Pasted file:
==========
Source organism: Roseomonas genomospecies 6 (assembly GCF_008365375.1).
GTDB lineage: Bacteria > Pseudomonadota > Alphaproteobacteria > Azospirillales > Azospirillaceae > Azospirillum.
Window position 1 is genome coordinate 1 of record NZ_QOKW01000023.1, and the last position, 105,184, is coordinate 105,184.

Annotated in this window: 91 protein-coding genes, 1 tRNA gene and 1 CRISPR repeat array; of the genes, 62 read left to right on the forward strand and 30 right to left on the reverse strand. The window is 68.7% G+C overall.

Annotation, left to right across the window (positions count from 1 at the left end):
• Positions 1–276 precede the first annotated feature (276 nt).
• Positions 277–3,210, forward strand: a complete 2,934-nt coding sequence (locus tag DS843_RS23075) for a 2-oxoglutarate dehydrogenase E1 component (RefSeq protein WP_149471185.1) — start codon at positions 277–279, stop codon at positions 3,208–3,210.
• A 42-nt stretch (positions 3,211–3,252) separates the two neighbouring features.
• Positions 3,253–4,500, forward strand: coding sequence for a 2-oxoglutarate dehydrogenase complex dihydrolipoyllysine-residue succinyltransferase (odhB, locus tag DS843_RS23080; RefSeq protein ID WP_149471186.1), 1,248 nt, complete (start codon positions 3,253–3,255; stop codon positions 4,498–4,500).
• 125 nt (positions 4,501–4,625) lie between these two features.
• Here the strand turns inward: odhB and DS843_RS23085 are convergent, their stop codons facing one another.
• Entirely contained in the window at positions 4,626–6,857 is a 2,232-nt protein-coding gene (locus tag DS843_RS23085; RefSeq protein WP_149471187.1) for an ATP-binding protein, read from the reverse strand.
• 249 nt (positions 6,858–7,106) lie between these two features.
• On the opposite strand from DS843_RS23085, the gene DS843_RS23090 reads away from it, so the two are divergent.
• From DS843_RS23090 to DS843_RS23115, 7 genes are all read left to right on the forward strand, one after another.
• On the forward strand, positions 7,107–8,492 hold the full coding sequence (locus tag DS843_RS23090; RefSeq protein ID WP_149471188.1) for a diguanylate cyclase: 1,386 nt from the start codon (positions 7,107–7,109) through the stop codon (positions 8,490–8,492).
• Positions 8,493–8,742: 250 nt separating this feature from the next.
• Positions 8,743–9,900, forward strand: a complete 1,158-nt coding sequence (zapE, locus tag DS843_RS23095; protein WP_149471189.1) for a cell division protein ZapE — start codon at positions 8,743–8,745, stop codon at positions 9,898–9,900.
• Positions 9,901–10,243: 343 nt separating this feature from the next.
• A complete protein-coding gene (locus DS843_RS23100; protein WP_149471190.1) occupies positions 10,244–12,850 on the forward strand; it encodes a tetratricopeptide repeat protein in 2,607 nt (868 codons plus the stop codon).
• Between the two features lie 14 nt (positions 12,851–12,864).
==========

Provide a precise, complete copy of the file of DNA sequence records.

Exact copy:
Source organism: Roseomonas genomospecies 6 (assembly GCF_008365375.1).
GTDB lineage: Bacteria > Pseudomonadota > Alphaproteobacteria > Azospirillales > Azospirillaceae > Azospirillum.
Window position 1 is genome coordinate 1 of record NZ_QOKW01000023.1, and the last position, 105,184, is coordinate 105,184.

Annotated in this window: 91 protein-coding genes, 1 tRNA gene and 1 CRISPR repeat array; of the genes, 62 read left to right on the forward strand and 30 right to left on the reverse strand. The window is 68.7% G+C overall.

Annotation, left to right across the window (positions count from 1 at the left end):
• Positions 1–276 precede the first annotated feature (276 nt).
• Positions 277–3,210, forward strand: a complete 2,934-nt coding sequence (locus tag DS843_RS23075) for a 2-oxoglutarate dehydrogenase E1 component (RefSeq protein WP_149471185.1) — start codon at positions 277–279, stop codon at positions 3,208–3,210.
• A 42-nt stretch (positions 3,211–3,252) separates the two neighbouring features.
• Positions 3,253–4,500, forward strand: coding sequence for a 2-oxoglutarate dehydrogenase complex dihydrolipoyllysine-residue succinyltransferase (odhB, locus tag DS843_RS23080; RefSeq protein ID WP_149471186.1), 1,248 nt, complete (start codon positions 3,253–3,255; stop codon positions 4,498–4,500).
• 125 nt (positions 4,501–4,625) lie between these two features.
• Here the strand turns inward: odhB and DS843_RS23085 are convergent, their stop codons facing one another.
• Entirely contained in the window at positions 4,626–6,857 is a 2,232-nt protein-coding gene (locus tag DS843_RS23085; RefSeq protein WP_149471187.1) for an ATP-binding protein, read from the reverse strand.
• 249 nt (positions 6,858–7,106) lie between these two features.
• On the opposite strand from DS843_RS23085, the gene DS843_RS23090 reads away from it, so the two are divergent.
• From DS843_RS23090 to DS843_RS23115, 7 genes are all read left to right on the forward strand, one after another.
• On the forward strand, positions 7,107–8,492 hold the full coding sequence (locus tag DS843_RS23090; RefSeq protein ID WP_149471188.1) for a diguanylate cyclase: 1,386 nt from the start codon (positions 7,107–7,109) through the stop codon (positions 8,490–8,492).
• Positions 8,493–8,742: 250 nt separating this feature from the next.
• Positions 8,743–9,900, forward strand: a complete 1,158-nt coding sequence (zapE, locus tag DS843_RS23095; protein WP_149471189.1) for a cell division protein ZapE — start codon at positions 8,743–8,745, stop codon at positions 9,898–9,900.
• Positions 9,901–10,243: 343 nt separating this feature from the next.
• A complete protein-coding gene (locus DS843_RS23100; protein WP_149471190.1) occupies positions 10,244–12,850 on the forward strand; it encodes a tetratricopeptide repeat protein in 2,607 nt (868 codons plus the stop codon).
• Between the two features lie 14 nt (positions 12,851–12,864).